Life in cow camps gave Joel Ostlind an appreciation for the open country as it moves through the seasons. The Casper native’s years cowboying through the West imbues his art.
“Linework to Linen: The Prints and Paintings of Joel Ostlind,” on display through Aug. 4 at The Brinton Museum in Big Horn, features about 60 of his works inspired by Wyoming landscapes, ranches, cowboys, horses and fishing, according to the museum.
He’ll give an intaglio printmaking demonstration 7 p.m. Thursday at the museum.
A cowboy since the mid-1970s, Ostlind built an art studio in 1991 in Big Horn. Art been his sole pursuit since, he said.
“Whatever you pursue, if you get it right, it can be very rewarding,” he said, “and it’s fun do something that’s rewarding and then be able to frame it and put it on a wall.”
A friend he’d worked on ranches with once asked him about a charcoal drawing.
“And I said, ‘See that line?’” Ostlind said, “... I said, ‘That line is just like throwing a very nice loop when you’re cowyboying.’”
Cowboying and art
Ostlind grew up in Casper with a love and interest for art and Wyoming. He remembers seeing a show at First National Bank in Casper of Wyoming artist Conrad Schwiering’s work.
“As a kid looking at the landscape like that, it looked unattainable,” he said.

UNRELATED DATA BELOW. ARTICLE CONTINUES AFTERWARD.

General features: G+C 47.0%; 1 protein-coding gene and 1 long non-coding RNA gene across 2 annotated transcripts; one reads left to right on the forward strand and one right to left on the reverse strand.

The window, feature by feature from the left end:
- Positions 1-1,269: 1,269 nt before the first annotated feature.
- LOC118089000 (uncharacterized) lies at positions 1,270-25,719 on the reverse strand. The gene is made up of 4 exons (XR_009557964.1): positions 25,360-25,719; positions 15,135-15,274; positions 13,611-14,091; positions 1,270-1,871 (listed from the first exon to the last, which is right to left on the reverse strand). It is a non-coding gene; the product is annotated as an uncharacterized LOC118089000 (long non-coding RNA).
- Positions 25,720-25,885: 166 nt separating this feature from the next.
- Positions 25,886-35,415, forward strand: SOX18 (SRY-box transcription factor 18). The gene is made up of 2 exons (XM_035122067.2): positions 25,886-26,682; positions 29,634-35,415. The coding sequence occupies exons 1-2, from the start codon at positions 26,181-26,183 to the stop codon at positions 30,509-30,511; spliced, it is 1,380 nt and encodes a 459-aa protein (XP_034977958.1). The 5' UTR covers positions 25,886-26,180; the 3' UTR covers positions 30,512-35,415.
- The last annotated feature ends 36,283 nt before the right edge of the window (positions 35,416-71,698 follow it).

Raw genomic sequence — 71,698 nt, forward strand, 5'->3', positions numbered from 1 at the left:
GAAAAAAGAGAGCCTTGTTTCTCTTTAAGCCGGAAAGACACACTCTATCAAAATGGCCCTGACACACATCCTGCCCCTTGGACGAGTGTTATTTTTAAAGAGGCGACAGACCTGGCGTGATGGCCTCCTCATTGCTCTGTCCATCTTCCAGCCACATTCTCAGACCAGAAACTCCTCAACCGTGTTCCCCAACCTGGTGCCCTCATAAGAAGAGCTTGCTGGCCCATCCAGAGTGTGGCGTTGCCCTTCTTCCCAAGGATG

At Casper College, he took a watercolor painting class and a basic design class, which comprises the entirety of his formal art education, he said. A black sketchbook in a Christmas care package from his parents rekindled his interest in art while he was working on a Texas ranch. He started sketching in the evenings.
He’s worked in ranches in Texas, Oregon, Montana — where he started a family with his wife, Wendy — and Wyoming.
While working just over the Montana border at the Padlock Ranch, Ostlind showed some of his work to the art director with the Leo Burnett advertising firm and a photographer who were both there for a Marlboro ad shoot, Ostlind said.
“And they were very complimentary,” he said. “So that was first time I ever had a professional review of my work and started working on it more seriously at that point.”
He returned to Wyoming with Wendy in 1987, and he started teaching himself art through books in the public library in Sheridan, he said. They bought their home in Big Horn in 1990, where he built his art studio that winter and became a full-time artist by early 1991. Gillette artist Bob Barlow connected him with some people in the art world, “and things kind of took off from there,” Ostlind said.
Ostlind is among the important 20th-century American printmakers featured in the limited edition book, “The American Sporting Print – 20th Century Etchers and Drypointists” by John T. Ordeman, according to the museum. His work has been shown in Wyoming and surrounding states, including a previous solo show at the Brinton and a one-man show at University of Wyoming Art Museum. Ostlind was the featured artist in the Coors Western Art Exhibit & Sale at the Denver Stock Show in 2002. Besides many private collections, his work is in public collections including the National Museum of Wildlife Art in Jackson and the prestigious Art in Embassies Program.